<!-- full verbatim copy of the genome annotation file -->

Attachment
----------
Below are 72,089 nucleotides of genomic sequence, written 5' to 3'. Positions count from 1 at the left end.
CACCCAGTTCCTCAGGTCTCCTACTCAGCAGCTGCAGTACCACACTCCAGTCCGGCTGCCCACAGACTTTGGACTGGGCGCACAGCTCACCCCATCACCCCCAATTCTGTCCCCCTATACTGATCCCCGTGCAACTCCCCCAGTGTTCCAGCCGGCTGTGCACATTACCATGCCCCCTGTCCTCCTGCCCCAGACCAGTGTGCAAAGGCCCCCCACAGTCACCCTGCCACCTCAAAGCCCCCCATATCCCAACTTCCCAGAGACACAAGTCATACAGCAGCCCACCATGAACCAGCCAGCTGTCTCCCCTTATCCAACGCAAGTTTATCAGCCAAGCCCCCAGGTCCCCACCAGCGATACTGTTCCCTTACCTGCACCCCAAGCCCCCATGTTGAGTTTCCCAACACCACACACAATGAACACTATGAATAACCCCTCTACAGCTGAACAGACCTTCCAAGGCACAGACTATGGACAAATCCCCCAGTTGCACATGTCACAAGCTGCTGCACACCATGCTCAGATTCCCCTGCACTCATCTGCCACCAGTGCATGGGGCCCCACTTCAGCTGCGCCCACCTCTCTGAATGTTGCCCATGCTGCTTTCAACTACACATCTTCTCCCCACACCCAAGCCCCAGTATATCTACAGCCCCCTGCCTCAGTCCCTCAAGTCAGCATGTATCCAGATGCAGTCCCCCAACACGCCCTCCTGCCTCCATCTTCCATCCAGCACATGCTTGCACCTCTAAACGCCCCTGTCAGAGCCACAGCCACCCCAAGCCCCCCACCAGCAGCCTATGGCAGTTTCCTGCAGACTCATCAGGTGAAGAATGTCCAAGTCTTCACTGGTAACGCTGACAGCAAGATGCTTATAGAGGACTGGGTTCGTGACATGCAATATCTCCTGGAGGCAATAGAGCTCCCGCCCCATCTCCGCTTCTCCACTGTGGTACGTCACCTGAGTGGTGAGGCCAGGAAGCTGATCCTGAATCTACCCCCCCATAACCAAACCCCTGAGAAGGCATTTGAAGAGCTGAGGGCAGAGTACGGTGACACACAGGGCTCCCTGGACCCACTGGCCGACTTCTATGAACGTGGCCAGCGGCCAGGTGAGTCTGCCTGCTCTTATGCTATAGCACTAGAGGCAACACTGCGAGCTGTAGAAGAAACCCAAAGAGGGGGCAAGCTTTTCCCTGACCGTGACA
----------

Below are 72,089 nucleotides of genomic sequence, written 5' to 3'. Positions count from 1 at the left end.
CACCCAGTTCCTCAGGTCTCCTACTCAGCAGCTGCAGTACCACACTCCAGTCCGGCTGCCCACAGACTTTGGACTGGGCGCACAGCTCACCCCATCACCCCCAATTCTGTCCCCCTATACTGATCCCCGTGCAACTCCCCCAGTGTTCCAGCCGGCTGTGCACATTACCATGCCCCCTGTCCTCCTGCCCCAGACCAGTGTGCAAAGGCCCCCCACAGTCACCCTGCCACCTCAAAGCCCCCCATATCCCAACTTCCCAGAGACACAAGTCATACAGCAGCCCACCATGAACCAGCCAGCTGTCTCCCCTTATCCAACGCAAGTTTATCAGCCAAGCCCCCAGGTCCCCACCAGCGATACTGTTCCCTTACCTGCACCCCAAGCCCCCATGTTGAGTTTCCCAACACCACACACAATGAACACTATGAATAACCCCTCTACAGCTGAACAGACCTTCCAAGGCACAGACTATGGACAAATCCCCCAGTTGCACATGTCACAAGCTGCTGCACACCATGCTCAGATTCCCCTGCACTCATCTGCCACCAGTGCATGGGGCCCCACTTCAGCTGCGCCCACCTCTCTGAATGTTGCCCATGCTGCTTTCAACTACACATCTTCTCCCCACACCCAAGCCCCAGTATATCTACAGCCCCCTGCCTCAGTCCCTCAAGTCAGCATGTATCCAGATGCAGTCCCCCAACACGCCCTCCTGCCTCCATCTTCCATCCAGCACATGCTTGCACCTCTAAACGCCCCTGTCAGAGCCACAGCCACCCCAAGCCCCCCACCAGCAGCCTATGGCAGTTTCCTGCAGACTCATCAGGTGAAGAATGTCCAAGTCTTCACTGGTAACGCTGACAGCAAGATGCTTATAGAGGACTGGGTTCGTGACATGCAATATCTCCTGGAGGCAATAGAGCTCCCGCCCCATCTCCGCTTCTCCACTGTGGTACGTCACCTGAGTGGTGAGGCCAGGAAGCTGATCCTGAATCTACCCCCCCATAACCAAACCCCTGAGAAGGCATTTGAAGAGCTGAGGGCAGAGTACGGTGACACACAGGGCTCCCTGGACCCACTGGCCGACTTCTATGAACGTGGCCAGCGGCCAGGTGAGTCTGCCTGCTCTTATGCTATAGCACTAGAGGCAACACTGCGAGCTGTAGAAGAAACCCAAAGAGGGGGCAAGCTTTTCCCTGACCGTGACA